MLA Platinum Award Press Release

Excerpt from The Book That Matters Most by Ann Hood, plus links to reviews, author biography & more

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The Book That Matters Most

A Novel

by Ann Hood

The Book That Matters Most by Ann Hood X
The Book That Matters Most by Ann Hood
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  • First Published:
    Aug 2016, 288 pages
    Paperback:
    Aug 2017, 368 pages

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Print Excerpt

Ava

Ava saw it as soon as she turned the corner. She stopped, squinting as if that would change what she was looking at. It was a week before Christmas on Weybosset Street in downtown Providence. The Christmas lights already shone, even at five o'clock, because the day was so dark and gray. The air had that festive holiday feeling that came from people bustling about with oversized shopping bags, cold air, tired decorations, a guy selling Christmas trees on the corner.

But Ava felt anything but festive.

She stood staring at the Providence Performing Arts Center marquee. She knew it was backlit in white with black letters announcing The Lion King, because she'd come here just last night, the tickets given to her by a colleague from the French department trying to cheer her up. But she couldn't actually see the marquee. No. The marquee was covered in red and green cable knit yarn, almost like it was wearing a sweater. Except Ava knew that it wasn't wearing a sweater. The PPAC marquee had been yarn bombed.

Beneath it, her best friend and neighbor, Cate, stood looking miserable in a matching hat and scarf and gloves the color of Christmas trees. Her gloved hands flailed about nervously.

"I didn't know," she was saying into the cold air, her breath coming out in puffs. "I'm sorry!"

Ava had come to hate those words. I'm sorry. How many times had she heard them in the past year? A thousand? Ten thousand? What had her kids thought was the biggest number when they were young? A gazillion. That was right. A gazillion. Had she heard I'm sorry a gazillion times?

Cate was moving toward her now. But Ava stayed put, as if she were stuck in place. Unlike Cate, she had forgotten gloves and a hat, and she was cold. Really cold. She was always forgetting things these days. She'd go to the bank without her debit card. Walk out to her car without her keys. Find herself at the grocery store without any idea what she'd come for.

"I'm sorry," Cate said again, standing right in front of Ava and clutching Ava's cold bare hands in her warm gloved ones. "If I'd known," she began, but didn't finish because she didn't have to. It was clear what she meant. If she'd known the PPAC marquee had been yarn bombed, she would have had them meet somewhere else. But she hadn't known and here they were.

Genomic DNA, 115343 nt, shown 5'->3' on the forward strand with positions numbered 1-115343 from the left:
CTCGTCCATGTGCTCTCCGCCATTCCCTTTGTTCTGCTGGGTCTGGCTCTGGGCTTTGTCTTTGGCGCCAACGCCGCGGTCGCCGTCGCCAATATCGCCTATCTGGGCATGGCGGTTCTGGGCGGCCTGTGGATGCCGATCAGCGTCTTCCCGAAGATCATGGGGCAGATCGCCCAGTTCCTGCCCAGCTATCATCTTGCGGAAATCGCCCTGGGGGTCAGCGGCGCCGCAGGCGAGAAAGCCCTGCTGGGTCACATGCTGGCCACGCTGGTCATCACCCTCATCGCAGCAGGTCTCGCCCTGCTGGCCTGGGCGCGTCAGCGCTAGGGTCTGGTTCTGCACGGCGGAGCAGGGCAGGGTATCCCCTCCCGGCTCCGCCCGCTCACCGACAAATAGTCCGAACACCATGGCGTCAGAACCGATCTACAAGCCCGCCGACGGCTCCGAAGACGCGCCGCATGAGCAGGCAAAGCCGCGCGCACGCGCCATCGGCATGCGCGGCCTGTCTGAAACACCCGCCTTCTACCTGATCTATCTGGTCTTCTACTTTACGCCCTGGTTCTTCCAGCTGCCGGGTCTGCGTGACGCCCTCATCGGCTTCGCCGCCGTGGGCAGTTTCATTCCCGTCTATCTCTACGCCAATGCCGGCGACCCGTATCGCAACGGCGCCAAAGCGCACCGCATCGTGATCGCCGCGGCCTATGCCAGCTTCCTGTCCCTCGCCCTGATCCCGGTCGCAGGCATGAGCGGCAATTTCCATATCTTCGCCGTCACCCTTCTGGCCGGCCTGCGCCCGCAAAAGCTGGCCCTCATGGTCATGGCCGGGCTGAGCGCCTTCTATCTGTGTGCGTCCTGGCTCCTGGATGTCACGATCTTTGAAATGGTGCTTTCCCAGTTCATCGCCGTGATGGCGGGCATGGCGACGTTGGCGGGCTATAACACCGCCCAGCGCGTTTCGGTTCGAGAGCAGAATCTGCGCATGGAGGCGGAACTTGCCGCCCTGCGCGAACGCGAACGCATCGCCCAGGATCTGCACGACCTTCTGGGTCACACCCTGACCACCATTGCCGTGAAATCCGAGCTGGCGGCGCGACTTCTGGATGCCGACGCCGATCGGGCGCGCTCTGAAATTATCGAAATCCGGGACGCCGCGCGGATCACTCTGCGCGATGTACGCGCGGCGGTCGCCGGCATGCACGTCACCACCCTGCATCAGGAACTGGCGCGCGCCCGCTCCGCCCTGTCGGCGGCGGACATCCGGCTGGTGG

"It's all right," Ava said, even though it was anything but all right.

Ava was looking up at the marquee again. The stitches were so perfect, the colors so vivid against the gray afternoon, those cables twisting defiantly upward.

"Why don't they arrest her?" Cate said, turning to look.

A small crowd was forming, everyone staring at the marquee. Everyone amused, impressed. Impressed by what? The woman's audacity? Ava had seen that firsthand and was anything but impressed. By her talent? Even Ava had to admit that it must be hard, seemingly impossible, to knit such huge objects. And to knit them so well. But was that really impressive? Curing cancer was impressive. Scoring a ten in the Olympics was impressive. Making a soufflé that didn't fall. Saving people from a sinking ship. Even getting 800s on your SATs was impressive. But this? This was ridiculous.

Cate had Ava by the elbow, and was leading her back in the direction from which she'd come.

"I had no idea," Cate kept saying.

"It's okay," Ava said, even though nothing had really been okay since the day Jim left her. Left her for that yarn bomber, Ava added silently as she glanced back over her shoulder where the flashes of dozens of cameras looked like something hopeful—fireflies or shooting stars.

Cate smiled and said, "I've heard this place down here has good martinis. Pomegranate, maybe?"

Excerpted from The Book That Matters Most by Ann Hood. Copyright © 2016 by Ann Hood. Excerpted by permission of W.W. Norton & Company. All rights reserved. No part of this excerpt may be reproduced or reprinted without permission in writing from the publisher.

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